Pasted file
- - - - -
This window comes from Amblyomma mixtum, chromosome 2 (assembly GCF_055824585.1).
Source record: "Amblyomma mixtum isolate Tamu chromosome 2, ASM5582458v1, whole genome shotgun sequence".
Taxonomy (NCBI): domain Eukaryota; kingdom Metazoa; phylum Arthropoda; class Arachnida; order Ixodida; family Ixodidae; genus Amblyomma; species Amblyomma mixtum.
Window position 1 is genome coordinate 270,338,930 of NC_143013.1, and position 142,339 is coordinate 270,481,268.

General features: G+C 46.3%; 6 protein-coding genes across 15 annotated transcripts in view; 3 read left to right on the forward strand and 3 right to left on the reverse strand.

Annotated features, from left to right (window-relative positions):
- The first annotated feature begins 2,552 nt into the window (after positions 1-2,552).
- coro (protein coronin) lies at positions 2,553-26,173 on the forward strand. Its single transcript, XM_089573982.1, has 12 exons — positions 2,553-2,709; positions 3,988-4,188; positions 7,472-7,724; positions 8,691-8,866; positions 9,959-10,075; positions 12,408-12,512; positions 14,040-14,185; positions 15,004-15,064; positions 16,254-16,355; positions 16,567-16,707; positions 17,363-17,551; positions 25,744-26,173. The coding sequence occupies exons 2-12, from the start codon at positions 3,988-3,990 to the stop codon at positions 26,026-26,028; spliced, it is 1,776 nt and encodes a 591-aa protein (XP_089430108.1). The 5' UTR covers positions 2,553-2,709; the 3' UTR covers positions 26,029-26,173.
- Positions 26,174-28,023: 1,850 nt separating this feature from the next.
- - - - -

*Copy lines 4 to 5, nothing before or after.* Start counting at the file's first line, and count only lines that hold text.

Window position 1 is genome coordinate 270,338,930 of NC_143013.1, and position 142,339 is coordinate 270,481,268.

General features: G+C 46.3%; 6 protein-coding genes across 15 annotated transcripts in view; 3 read left to right on the forward strand and 3 right to left on the reverse strand.